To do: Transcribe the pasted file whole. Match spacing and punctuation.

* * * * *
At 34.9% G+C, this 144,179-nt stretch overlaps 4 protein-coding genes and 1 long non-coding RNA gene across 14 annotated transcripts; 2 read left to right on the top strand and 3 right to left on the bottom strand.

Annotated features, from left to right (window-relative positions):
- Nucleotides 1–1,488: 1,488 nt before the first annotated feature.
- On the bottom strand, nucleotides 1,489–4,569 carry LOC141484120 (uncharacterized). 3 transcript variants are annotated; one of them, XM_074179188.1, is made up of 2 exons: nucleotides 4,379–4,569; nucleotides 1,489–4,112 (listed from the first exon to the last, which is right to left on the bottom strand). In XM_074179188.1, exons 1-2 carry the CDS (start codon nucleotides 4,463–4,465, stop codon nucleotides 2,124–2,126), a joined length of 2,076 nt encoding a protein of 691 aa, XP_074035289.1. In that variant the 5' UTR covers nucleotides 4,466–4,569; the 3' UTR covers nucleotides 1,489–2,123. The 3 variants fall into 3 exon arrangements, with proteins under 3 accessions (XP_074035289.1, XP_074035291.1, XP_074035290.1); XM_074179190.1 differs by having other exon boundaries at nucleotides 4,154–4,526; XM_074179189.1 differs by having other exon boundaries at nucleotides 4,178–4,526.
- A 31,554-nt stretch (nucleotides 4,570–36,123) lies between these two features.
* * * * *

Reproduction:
At 34.9% G+C, this 144,179-nt stretch overlaps 4 protein-coding genes and 1 long non-coding RNA gene across 14 annotated transcripts; 2 read left to right on the top strand and 3 right to left on the bottom strand.

Annotated features, from left to right (window-relative positions):
- Nucleotides 1–1,488: 1,488 nt before the first annotated feature.
- On the bottom strand, nucleotides 1,489–4,569 carry LOC141484120 (uncharacterized). 3 transcript variants are annotated; one of them, XM_074179188.1, is made up of 2 exons: nucleotides 4,379–4,569; nucleotides 1,489–4,112 (listed from the first exon to the last, which is right to left on the bottom strand). In XM_074179188.1, exons 1-2 carry the CDS (start codon nucleotides 4,463–4,465, stop codon nucleotides 2,124–2,126), a joined length of 2,076 nt encoding a protein of 691 aa, XP_074035289.1. In that variant the 5' UTR covers nucleotides 4,466–4,569; the 3' UTR covers nucleotides 1,489–2,123. The 3 variants fall into 3 exon arrangements, with proteins under 3 accessions (XP_074035289.1, XP_074035291.1, XP_074035290.1); XM_074179190.1 differs by having other exon boundaries at nucleotides 4,154–4,526; XM_074179189.1 differs by having other exon boundaries at nucleotides 4,178–4,526.
- A 31,554-nt stretch (nucleotides 4,570–36,123) lies between these two features.